•         Offer tips on practice management
  •         Speak directly to potential patients about equipment or the procedures it supports
  •         Introduce your R&D team and talk about how their work defines your brand

The possibilities are endless, as long as topics are relevant to one or several of your personas.

Case studies have special value

For medical professionals, case studies show proven value -- how your medical device benefited a doc, or practice, or hospital by boosting capability, patient outcomes, or cost control. Third-party testimonials, especially peer-to-peer, carry considerably more weight than any claims you can make as the manufacturer.

If you’re speaking to patients, case studies work like before and after procedure photos, allaying concerns and building confidence by enabling patients to put themselves in the picture. If they’re hesitant about a procedure or product but feel comfortable with your brand and your laser technology or prosthetic joint, for example, they’ll mention you by name in discussion with their provider. Knowing that your device is referred by patients reinforces the provider’s decision to choose you.

Use visuals to tell your stories

Photos are much more eye-catching and shareable than text, and video outstrips photos when it comes to audience’s interest and sharing. So use short videos to provide a “3D” take on almost any type of content, then post them to YouTube or on your website and link to them from your blog and social media posts.

With great content, you can mix and match for the greatest reach and ROI. Use case studies and blog articles as printed leave-behinds for sales calls. Re-purpose case studies as blog articles or downloadable content, along with whitepapers and e-books. Expand blogs to publish on LinkedIn.

Social media marketing is a B2B essential

Social media platforms are exceptional conversational avenues, each one appealing to a somewhat different audience in different ways. You can use social media posts to link to anything and everything (carefully targeted, of course). Social posts are also ideal for surveys, contests, and so on.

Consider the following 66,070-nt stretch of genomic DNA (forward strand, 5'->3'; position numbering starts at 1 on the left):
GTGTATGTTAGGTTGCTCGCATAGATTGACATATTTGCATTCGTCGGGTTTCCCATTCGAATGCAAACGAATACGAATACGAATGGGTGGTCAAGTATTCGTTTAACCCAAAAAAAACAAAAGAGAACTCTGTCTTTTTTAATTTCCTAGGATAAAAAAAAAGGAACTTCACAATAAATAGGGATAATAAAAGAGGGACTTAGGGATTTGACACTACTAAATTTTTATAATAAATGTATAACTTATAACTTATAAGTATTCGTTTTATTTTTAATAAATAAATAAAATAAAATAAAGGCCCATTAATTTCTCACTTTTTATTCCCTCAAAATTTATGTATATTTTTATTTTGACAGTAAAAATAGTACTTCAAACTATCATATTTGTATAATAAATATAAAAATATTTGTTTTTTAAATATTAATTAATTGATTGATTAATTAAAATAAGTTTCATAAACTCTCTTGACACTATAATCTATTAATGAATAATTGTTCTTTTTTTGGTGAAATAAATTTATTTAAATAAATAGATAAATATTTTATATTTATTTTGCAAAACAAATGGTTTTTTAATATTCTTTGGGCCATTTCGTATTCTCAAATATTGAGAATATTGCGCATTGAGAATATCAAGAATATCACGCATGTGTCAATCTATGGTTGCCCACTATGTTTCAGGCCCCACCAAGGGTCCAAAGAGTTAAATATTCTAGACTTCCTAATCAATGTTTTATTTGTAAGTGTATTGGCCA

And let’s not forget your brand

Branding may not qualify as “content,” but instant name familiarity associated with a sterling reputation sells in ways other marketing elements cannot. A strong brand is a foundation on which your future is built. Keeping it strong and keeping it in front of your various audiences is vital. 

Deliver your great content right to their inbox

Not that dusty tray on their desk that they never have time to look at, let alone sift through. (Does anyone even use those anymore?) We’re talking about the inboxes they rely on day in and day out -- their email, and their mobile device screen where they conduct research and communicate with their universe via social media.

Ready to market your medical device? 

 

This is why you need a multi-channel presence for marketing medical devices – when you know what channels your personas prefer, which social media sites they use most, etc. you can put your content right where they are looking. When you know which formats they prefer (text, audio podcasts, videos, info-graphics, etc.) you can compose your content for maximum appeal.

Finally, don’t ignore your lighter side. No brand or medical device is so serious you can’t find a funny anecdote or a heart-warming story to relate now and then. Marketing that personalizes your brand and products will help build the relationships you want with prospects, leads, and existing customers faster and more effectively.


Free Guide: Medical Device Marketing in the 21st Century

Topics: Medical Device Marketing